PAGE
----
Consumers will face new realities under the provisions of the Credit Card Accountability, Responsibility and Disclosure, or CARD, Act, which was signed into law May 22, 2009. Two provisions went into effect that August, while most will take hold Feb. 22, 2010. A final phase rolls out next August.
Here are a few tips for navigating key loopholes and protections in the new law.
1. Beware the advance notification exceptions.On Aug. 20, 2009, a provision that required 45 days' advance notification of "significant" terms changes took effect. It applies to fees and finance charges, as well as some rate increases. Loopholes in the law leave consumers unprotected in some situations.
For instance, the law doesn't require 45 days' advance notification for credit limit decreases. Consumers must keep abreast of their card limits each month. A silver lining: As of Feb. 22, consumers can't be zapped with overlimit fees for breaching a new, lower limit unless they have opted in to allow overlimit transactions.
Issuers also don't have to provide 45 days' advance notice of rate hikes triggered by a 60-day late payment, expiration of a promotional rate, termination or completion of a workout agreement, or shifts in a variable-indexed interest rate. If you have a variable APR, for example, your rate can ride increases in the index to which it is tied, such as the prime rate as published in The Wall Street Journal. Consult your card agreement to find out how your rate is calculated.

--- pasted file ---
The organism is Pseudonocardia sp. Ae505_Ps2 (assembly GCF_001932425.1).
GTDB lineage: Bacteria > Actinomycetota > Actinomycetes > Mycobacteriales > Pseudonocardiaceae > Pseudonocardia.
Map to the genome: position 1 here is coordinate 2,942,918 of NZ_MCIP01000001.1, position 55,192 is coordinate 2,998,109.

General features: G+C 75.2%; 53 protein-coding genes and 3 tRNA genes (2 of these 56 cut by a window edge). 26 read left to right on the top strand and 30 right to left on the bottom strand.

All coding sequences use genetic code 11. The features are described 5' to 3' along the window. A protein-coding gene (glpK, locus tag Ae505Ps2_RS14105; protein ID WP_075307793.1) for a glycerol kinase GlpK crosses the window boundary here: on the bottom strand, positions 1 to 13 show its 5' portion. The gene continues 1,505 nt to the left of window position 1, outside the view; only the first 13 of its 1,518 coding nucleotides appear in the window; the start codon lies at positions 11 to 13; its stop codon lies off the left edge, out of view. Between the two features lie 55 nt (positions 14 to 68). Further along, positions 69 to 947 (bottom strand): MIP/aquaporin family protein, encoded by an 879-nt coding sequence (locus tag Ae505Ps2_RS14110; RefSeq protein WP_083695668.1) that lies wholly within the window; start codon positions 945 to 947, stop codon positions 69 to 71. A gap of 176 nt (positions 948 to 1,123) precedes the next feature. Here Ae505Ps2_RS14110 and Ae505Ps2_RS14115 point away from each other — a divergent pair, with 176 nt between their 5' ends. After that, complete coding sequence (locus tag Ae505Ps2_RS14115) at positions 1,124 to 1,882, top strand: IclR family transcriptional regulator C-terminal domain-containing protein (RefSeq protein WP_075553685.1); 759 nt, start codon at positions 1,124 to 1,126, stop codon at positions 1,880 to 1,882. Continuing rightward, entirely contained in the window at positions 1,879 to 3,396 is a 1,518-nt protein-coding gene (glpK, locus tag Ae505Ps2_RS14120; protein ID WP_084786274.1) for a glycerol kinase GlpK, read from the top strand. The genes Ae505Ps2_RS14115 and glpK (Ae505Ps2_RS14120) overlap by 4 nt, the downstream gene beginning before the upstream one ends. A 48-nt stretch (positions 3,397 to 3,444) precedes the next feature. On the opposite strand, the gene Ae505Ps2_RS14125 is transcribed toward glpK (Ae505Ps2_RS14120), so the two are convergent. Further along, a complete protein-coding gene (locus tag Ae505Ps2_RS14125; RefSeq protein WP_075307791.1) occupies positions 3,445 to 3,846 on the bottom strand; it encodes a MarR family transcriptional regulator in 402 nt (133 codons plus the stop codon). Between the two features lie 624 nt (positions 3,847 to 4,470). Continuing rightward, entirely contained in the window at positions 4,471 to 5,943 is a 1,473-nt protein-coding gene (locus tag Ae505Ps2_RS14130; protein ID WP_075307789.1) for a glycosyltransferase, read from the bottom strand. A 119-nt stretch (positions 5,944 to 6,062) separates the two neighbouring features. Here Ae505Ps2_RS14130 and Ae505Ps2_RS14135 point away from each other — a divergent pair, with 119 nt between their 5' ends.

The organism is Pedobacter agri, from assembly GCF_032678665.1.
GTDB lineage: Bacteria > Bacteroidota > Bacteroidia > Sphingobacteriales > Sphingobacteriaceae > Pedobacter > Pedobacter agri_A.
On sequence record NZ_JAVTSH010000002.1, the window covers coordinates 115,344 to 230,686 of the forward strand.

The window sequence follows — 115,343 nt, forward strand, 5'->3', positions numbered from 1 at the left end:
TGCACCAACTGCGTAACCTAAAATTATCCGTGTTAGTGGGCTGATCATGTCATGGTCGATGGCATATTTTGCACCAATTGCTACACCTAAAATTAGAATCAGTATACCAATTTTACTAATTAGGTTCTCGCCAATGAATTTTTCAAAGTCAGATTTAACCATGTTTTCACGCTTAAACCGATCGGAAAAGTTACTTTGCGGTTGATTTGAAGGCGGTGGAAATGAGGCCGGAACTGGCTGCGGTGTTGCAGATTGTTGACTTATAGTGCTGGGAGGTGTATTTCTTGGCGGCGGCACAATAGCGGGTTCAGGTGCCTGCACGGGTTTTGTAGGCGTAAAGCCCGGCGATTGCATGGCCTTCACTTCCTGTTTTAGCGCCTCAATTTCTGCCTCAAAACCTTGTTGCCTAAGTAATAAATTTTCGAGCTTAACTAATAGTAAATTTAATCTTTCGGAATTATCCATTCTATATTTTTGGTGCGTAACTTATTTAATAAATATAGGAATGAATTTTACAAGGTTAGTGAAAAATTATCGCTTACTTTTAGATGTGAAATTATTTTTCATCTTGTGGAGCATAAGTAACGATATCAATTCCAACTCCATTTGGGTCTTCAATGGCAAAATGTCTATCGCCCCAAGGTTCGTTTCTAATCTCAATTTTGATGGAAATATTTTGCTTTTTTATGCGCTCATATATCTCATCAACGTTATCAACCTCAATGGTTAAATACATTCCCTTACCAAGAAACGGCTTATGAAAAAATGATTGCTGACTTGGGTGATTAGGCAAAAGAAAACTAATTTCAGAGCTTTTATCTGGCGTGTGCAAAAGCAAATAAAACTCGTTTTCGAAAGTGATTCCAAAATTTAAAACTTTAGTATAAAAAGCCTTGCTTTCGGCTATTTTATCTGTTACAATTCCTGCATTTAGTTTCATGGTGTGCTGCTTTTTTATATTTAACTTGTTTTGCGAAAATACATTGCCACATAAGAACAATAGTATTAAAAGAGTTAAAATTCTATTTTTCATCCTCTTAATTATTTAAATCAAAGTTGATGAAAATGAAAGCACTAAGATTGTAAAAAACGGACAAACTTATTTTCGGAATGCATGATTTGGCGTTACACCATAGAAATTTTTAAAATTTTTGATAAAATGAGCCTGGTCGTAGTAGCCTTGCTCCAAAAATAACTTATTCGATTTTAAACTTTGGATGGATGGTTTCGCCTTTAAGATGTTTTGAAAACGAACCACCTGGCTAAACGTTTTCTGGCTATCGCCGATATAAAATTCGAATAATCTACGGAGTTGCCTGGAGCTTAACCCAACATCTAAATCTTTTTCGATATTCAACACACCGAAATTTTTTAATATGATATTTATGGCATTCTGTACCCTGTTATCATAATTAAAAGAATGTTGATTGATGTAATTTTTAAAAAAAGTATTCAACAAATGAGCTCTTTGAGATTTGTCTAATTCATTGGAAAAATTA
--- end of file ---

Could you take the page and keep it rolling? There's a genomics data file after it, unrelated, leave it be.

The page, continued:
Read notices from your issuers, and verify the rate and credit limit each month when you get your monthly statement, especially before making a large purchase. Going near your credit limit can hammer your credit score.
Required advance notices must include an opt-out clause. Consider whether it makes sense to opt out if you dislike the proposed change. Opting out will close the account but ensures a "beneficial" repayment plan.
2. Don't fall into retroactive rate-hike loopholes.Come Feb. 22, existing balances will be protected in most circumstances from a rate increase. If you miss the due date by two months or more, however, the APR applied to that debt can skyrocket. Owe a balance after a promotional rate expires and your rate can increase up to the regular APR. If you hold variable-rate cards, your rate will inch up with upticks in the index. The prime rate is the index for most variable-rate credit cards.
You can't control the index if you have a variable-rate card, but you can make sure your payment arrives on time. Issuers now have to keep the same due date every month and send statements at least 21 days before the bill is due. They also can't charge a fee to pay by phone, Internet, mail or any other means, except to expedite a payment through a service representative. Use whatever method you find convenient to pay bills in a timely manner. Late fees ranged from $15 to $39 in a 2009 survey by Consumer Action, a San Francisco-based consumer advocacy group, which included 39 cards from 22 financial institutions.